Combining physics-based models with deep learning image synthesis and uncertainty in intraoperative cone-beam CT of the brain

Xiaoxuan Zhang, Alejandro Sisniega, Wojciech B. Zbijewski, Junghoon Lee, Craig K. Jones, Pengwei Wu, Runze Han, Ali Uneri, Prasad Vagdargi, Patrick A. Helm, Mark Luciano, William S. Anderson, Jeffrey H. Siewerdsen

Research output: Contribution to journalArticlepeer-review


Background: Image-guided neurosurgery requires high localization and registration accuracy to enable effective treatment and avoid complications. However, accurate neuronavigation based on preoperative magnetic resonance (MR) or computed tomography (CT) images is challenged by brain deformation occurring during the surgical intervention. Purpose: To facilitate intraoperative visualization of brain tissues and deformable registration with preoperative images, a 3D deep learning (DL) reconstruction framework (termed DL-Recon) was proposed for improved intraoperative cone-beam CT (CBCT) image quality. Methods: The DL-Recon framework combines physics-based models with deep learning CT synthesis and leverages uncertainty information to promote robustness to unseen features. A 3D generative adversarial network (GAN) with a conditional loss function modulated by aleatoric uncertainty was developed for CBCT-to-CT synthesis. Epistemic uncertainty of the synthesis model was estimated via Monte Carlo (MC) dropout. Using spatially varying weights derived from epistemic uncertainty, the DL-Recon image combines the synthetic CT with an artifact-corrected filtered back-projection (FBP) reconstruction. In regions of high epistemic uncertainty, DL-Recon includes greater contribution from the FBP image. Twenty paired real CT and simulated CBCT images of the head were used for network training and validation, and experiments evaluated the performance of DL-Recon on CBCT images containing simulated and real brain lesions not present in the training data. Performance among learning- and physics-based methods was quantified in terms of structural similarity (SSIM) of the resulting image to diagnostic CT and Dice similarity metric (DSC) in lesion segmentation compared to ground truth. A pilot study was conducted involving seven subjects with CBCT images acquired during neurosurgery to assess the feasibility of DL-Recon in clinical data. Results: CBCT images reconstructed via FBP with physics-based corrections exhibited the usual challenges to soft-tissue contrast resolution due to image non-uniformity, noise, and residual artifacts. GAN synthesis improved image uniformity and soft-tissue visibility but was subject to error in the shape and contrast of simulated lesions that were unseen in training. Incorporation of aleatoric uncertainty in synthesis loss improved estimation of epistemic uncertainty, with variable brain structures and unseen lesions exhibiting higher epistemic uncertainty. The DL-Recon approach mitigated synthesis errors while maintaining improvement in image quality, yielding 15%–22% increase in SSIM (image appearance compared to diagnostic CT) and up to 25% increase in DSC in lesion segmentation compared to FBP. Clear gains in visual image quality were also observed in real brain lesions and in clinical CBCT images. Conclusions: DL-Recon leveraged uncertainty estimation to combine the strengths of DL and physics-based reconstruction and demonstrated substantial improvements in the accuracy and quality of intraoperative CBCT. The improved soft-tissue contrast resolution could facilitate visualization of brain structures and support deformable registration with preoperative images, further extending the utility of intraoperative CBCT in image-guided neurosurgery.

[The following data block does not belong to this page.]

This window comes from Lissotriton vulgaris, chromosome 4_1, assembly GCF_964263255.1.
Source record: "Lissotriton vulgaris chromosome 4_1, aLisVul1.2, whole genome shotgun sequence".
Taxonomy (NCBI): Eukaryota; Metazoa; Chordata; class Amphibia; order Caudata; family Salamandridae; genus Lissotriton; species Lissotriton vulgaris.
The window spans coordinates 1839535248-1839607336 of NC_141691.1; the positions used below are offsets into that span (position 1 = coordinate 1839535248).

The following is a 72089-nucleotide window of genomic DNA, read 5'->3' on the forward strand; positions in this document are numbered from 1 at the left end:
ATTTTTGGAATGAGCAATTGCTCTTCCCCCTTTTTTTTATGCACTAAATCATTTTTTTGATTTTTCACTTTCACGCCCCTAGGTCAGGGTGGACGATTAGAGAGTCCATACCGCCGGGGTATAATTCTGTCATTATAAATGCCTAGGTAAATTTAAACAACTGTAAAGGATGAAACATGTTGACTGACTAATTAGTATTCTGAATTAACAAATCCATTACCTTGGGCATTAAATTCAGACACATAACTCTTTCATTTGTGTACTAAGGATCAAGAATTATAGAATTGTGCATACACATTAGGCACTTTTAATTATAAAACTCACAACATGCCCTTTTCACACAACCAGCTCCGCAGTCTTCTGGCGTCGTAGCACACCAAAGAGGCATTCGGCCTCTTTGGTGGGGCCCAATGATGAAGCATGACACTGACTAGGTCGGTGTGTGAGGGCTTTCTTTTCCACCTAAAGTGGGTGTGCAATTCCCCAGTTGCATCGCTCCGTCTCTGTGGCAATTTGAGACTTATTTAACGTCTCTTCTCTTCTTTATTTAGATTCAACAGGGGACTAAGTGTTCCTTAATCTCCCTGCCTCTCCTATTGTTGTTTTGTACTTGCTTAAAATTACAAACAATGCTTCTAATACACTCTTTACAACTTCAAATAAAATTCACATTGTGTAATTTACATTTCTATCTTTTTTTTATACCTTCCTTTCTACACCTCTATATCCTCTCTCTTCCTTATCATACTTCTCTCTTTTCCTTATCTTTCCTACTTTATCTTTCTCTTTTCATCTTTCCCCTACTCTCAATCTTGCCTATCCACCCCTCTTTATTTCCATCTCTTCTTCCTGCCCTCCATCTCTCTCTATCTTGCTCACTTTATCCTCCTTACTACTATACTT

Original languageEnglish (US)
Pages (from-to)2607-2624
Number of pages18
JournalMedical physics
Issue number5
StatePublished - May 2023


  • 3D image reconstruction
  • aleatoric uncertainty
  • cone-beam CT
  • deep learning
  • epistemic uncertainty
  • generative adversarial network
  • image quality
  • image synthesis
  • image-guided surgery

ASJC Scopus subject areas

  • Biophysics
  • Radiology Nuclear Medicine and imaging


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